Sorry by my last line I didn't mean it's the GP's job to trivialise your feelings
although some seem to think it is
What I meant is its their job to assess you and decide what treatment if any is appropriate, don't be put off seeing them and seeking advice just because you think they won't do anything, as so many do. Silly story, many years ago I fell off a horse and clearly had hurt my ankle as I couldn't walk on it at all and it was swollen and painful, resisted pressure to go to A&E or the doctors as 'they'll only tell me it's sprained and do nothing', well I really should have gone because it transpired it was broken and while there wasn't much to be done it really should have been properly strapped up and I should have had crutches which, of course, made my life immediately easier. Just the same way I think people struggle on with their mental health and don't ask for help, because they think there's nothing or not much that can be done. But even if they are right, the 'not much' can make all the difference and you won't know if you don't ask...
YADNBU. People with comfortable lives and no 'worries' get depression and clinical anxiety every day. It's an illness. And it doesn't necessarily discriminate. Situational stuff can cause it but also chemical and physical reasons. Sometimes a mix of them all. Maybe even no real reason sometimes.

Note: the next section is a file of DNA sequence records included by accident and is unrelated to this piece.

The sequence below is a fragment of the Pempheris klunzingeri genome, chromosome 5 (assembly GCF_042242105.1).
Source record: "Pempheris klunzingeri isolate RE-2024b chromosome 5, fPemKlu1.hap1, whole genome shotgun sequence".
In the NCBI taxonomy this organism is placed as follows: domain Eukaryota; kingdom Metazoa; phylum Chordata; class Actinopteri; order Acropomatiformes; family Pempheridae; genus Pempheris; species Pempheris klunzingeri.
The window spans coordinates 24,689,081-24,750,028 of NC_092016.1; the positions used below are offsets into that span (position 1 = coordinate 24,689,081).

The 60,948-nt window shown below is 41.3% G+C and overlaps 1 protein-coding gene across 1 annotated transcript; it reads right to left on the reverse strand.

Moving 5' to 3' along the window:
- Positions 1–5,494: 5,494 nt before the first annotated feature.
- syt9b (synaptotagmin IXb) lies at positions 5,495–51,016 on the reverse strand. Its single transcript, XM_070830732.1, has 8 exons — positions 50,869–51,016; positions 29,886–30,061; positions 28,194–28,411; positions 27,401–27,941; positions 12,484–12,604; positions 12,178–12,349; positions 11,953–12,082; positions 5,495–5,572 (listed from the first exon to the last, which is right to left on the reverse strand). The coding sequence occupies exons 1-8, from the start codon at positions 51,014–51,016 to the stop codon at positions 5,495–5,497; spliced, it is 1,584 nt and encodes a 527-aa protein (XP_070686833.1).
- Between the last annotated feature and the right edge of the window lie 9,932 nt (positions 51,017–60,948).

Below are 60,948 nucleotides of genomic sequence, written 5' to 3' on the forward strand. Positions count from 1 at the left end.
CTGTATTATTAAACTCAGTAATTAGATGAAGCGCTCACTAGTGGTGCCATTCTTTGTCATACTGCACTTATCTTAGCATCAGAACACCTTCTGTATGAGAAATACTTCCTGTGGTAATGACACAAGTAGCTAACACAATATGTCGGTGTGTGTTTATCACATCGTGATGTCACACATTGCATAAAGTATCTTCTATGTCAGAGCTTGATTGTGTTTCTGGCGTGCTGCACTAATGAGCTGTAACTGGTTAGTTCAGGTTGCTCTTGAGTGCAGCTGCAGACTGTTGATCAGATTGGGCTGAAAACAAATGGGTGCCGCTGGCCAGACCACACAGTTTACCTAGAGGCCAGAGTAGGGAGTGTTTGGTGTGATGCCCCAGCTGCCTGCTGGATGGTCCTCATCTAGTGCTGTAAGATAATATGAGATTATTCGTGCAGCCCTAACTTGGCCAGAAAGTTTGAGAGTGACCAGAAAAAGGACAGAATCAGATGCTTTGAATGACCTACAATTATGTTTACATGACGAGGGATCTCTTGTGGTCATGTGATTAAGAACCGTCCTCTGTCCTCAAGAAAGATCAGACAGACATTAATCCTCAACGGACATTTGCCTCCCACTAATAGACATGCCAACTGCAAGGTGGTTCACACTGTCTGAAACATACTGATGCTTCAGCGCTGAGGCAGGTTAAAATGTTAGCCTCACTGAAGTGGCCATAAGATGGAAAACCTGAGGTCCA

So if you are ill, and don't assume you're not because you have an ok situation, don't blame yourself and look for some support.
Thank you very much for your comments.
I had some CBT after my redundancy, which helped just talking through stuff with someone else, but that was pre COVID and the challenges this has brought. Maybe it’s time to ask for a bit more help again .
I am trying to start a new business which is so out of my comfort zone but it’s keeping me occupied mentally rather than sitting around watching daytime tv, so a bit of a double edged sword as I go from a high to a low as things go well or not.
I really appreciate you taking the time to respond, thank you
Sounds like you are generally a resilient person @Andrea87. But that won't fully protect you so do get some support and keep a close eye on whether you really are coping or not. There's no shame in making sure you are as well as you can be.
Thank you, I shall do.
I have high hopes that once we can go back to some sense of normality and I can see my parents again , not worry about this virus making my other half seriously ill and getting back to my normal work which I love , plus so many other things I took for granted, life will be great again.
Thank you 😊